2018 Winter Olympics Security Will Use ‘Drone-Catching Drones’ in South Korea
AMOS GUMULIRA/Getty Images
Organisers of the 2018 Winter Olympics will reportedly use “drone-catching drones” to intercept any potential safety threats via air in Pyeongchang amid concerns the devices could be used to interrupt competition.
Ryan Young of Yahoo Sports reported the Winter Games’ safety division, the Pyeongchang Olympics anti-Terrorism and Safety Headquarters, will use drones to catch other drones if one is detected approaching an event via radar.
It’s said their drones will deploy a net to inhibit any airborne craft that encroach upon the events in Pyeongchang, although more rigorous measures—such as helicopters—are also available.
MailOnline’s Harry Pettit reported organisers of the Winter Olympics fear terrorists may look to use the remote-controlled machines to carry “bombs toward crowd members or athletes.”
The Games’ security detail is said to be 60,000 strong—including 50,000 South Korean soldiers—and a SWAT team recently conducted a successful practice drill involving a drone sending a bomb toward a bus with athletes aboard.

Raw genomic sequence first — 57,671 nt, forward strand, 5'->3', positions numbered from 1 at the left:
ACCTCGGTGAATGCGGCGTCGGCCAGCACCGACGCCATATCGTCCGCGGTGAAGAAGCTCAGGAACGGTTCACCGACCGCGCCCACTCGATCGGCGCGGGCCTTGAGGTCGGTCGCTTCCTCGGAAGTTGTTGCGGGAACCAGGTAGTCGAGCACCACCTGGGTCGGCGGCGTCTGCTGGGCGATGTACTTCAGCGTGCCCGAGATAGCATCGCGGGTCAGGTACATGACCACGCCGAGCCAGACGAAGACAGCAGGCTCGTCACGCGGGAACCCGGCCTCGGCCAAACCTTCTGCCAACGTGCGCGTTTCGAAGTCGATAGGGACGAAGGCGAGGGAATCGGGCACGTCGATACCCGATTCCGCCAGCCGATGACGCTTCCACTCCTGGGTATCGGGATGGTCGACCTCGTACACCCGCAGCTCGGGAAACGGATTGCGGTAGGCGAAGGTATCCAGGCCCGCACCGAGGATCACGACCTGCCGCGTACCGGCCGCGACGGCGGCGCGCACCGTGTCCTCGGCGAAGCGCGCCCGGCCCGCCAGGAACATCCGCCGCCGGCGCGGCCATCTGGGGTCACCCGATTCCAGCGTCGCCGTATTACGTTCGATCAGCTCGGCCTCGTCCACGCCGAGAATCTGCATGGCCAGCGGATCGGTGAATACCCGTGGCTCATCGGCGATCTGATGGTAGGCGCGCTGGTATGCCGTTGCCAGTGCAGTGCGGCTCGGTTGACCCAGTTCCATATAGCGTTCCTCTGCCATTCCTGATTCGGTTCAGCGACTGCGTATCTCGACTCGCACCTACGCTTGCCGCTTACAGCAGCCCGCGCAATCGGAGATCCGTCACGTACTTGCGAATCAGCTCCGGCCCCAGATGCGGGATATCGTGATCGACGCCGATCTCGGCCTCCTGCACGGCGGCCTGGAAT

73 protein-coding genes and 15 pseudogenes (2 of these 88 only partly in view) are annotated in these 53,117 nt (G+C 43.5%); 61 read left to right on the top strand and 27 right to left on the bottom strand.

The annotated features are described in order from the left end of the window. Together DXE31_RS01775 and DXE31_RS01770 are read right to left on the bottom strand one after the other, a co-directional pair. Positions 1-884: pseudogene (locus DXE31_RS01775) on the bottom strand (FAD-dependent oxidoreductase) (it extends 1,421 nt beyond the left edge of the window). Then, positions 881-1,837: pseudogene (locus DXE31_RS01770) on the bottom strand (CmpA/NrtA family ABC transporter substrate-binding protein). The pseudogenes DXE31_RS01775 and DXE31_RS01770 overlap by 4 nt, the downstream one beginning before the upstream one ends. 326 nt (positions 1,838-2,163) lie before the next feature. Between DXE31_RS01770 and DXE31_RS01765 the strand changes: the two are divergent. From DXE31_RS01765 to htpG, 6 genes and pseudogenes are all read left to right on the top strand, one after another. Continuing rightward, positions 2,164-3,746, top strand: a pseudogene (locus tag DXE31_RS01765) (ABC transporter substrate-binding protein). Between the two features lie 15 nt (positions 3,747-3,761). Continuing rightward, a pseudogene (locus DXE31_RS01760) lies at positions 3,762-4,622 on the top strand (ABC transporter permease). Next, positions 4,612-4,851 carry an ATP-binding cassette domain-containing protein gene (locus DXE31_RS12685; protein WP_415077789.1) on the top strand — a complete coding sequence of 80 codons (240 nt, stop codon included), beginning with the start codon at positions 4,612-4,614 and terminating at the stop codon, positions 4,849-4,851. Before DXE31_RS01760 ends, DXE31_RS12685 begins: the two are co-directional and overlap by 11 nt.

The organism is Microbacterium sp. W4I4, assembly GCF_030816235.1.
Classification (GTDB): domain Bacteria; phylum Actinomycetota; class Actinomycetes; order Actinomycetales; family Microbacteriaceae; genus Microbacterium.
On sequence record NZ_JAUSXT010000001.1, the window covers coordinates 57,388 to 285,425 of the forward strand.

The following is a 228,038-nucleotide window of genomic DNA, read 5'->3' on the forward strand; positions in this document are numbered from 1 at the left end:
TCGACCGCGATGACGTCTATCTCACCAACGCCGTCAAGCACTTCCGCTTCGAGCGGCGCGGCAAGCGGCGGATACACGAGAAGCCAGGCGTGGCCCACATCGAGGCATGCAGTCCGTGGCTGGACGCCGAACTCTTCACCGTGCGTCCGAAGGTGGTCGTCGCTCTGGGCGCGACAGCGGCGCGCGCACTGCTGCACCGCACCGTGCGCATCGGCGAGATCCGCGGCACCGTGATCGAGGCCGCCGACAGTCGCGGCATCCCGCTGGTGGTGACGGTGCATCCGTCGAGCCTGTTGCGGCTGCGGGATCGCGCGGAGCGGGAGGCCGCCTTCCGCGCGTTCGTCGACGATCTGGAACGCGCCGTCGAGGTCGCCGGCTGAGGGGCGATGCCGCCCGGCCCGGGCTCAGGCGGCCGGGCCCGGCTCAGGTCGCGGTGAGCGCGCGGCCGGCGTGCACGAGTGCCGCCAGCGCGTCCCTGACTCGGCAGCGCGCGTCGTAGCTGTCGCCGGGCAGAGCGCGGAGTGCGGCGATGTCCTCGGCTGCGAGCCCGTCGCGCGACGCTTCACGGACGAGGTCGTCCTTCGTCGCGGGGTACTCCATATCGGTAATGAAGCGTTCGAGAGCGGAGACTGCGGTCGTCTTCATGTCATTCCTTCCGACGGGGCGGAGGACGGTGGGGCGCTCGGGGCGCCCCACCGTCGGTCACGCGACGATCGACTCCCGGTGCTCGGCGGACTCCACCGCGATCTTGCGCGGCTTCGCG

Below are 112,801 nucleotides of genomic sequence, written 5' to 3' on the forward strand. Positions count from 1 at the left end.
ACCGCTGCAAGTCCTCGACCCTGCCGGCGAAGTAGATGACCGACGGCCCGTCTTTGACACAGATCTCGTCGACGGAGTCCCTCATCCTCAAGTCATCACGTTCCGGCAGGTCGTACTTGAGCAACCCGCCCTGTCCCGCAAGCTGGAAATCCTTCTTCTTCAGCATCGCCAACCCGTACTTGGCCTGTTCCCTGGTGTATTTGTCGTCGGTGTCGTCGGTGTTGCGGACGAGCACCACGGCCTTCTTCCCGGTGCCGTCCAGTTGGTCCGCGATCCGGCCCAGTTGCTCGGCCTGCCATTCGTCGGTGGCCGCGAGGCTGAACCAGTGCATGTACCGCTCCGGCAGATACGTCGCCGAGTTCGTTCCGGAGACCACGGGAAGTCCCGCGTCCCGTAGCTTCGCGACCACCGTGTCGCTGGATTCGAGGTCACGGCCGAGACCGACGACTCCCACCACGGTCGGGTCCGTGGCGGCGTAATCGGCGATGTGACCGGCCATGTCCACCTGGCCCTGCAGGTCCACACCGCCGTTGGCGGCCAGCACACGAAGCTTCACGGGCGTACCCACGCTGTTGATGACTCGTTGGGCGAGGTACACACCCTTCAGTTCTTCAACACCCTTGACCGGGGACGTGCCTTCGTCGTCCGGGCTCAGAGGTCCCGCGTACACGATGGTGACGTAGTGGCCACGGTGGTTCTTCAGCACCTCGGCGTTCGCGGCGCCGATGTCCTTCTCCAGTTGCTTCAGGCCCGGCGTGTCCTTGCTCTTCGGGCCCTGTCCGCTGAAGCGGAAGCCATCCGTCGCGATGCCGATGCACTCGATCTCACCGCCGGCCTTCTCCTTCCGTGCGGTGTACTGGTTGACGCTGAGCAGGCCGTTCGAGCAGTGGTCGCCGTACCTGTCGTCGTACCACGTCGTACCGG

A drone was used during the torch-lighting in PyeongChang.JUNG YEON-JE/Getty Images
Pettit’s report also provided quotes from a spokesperson from the Olympic headquarters, who sought to assure the measures in place would assure this will be a safe two-week competition:
“We have response systems in place not only for terror and other manmade threats but also natural disasters like earthquakes and heavy snowfall. We are preparing to provide guests to the Pyeongchang Olympics with the safest competition in Winter Olympics history.”
In any case, it’s believed any wayward drones would have a challenge in causing a stir at the Games as Young reported the no-fly zone around the location means anything airborne would be detected “well before they would reach any Olympic venue.”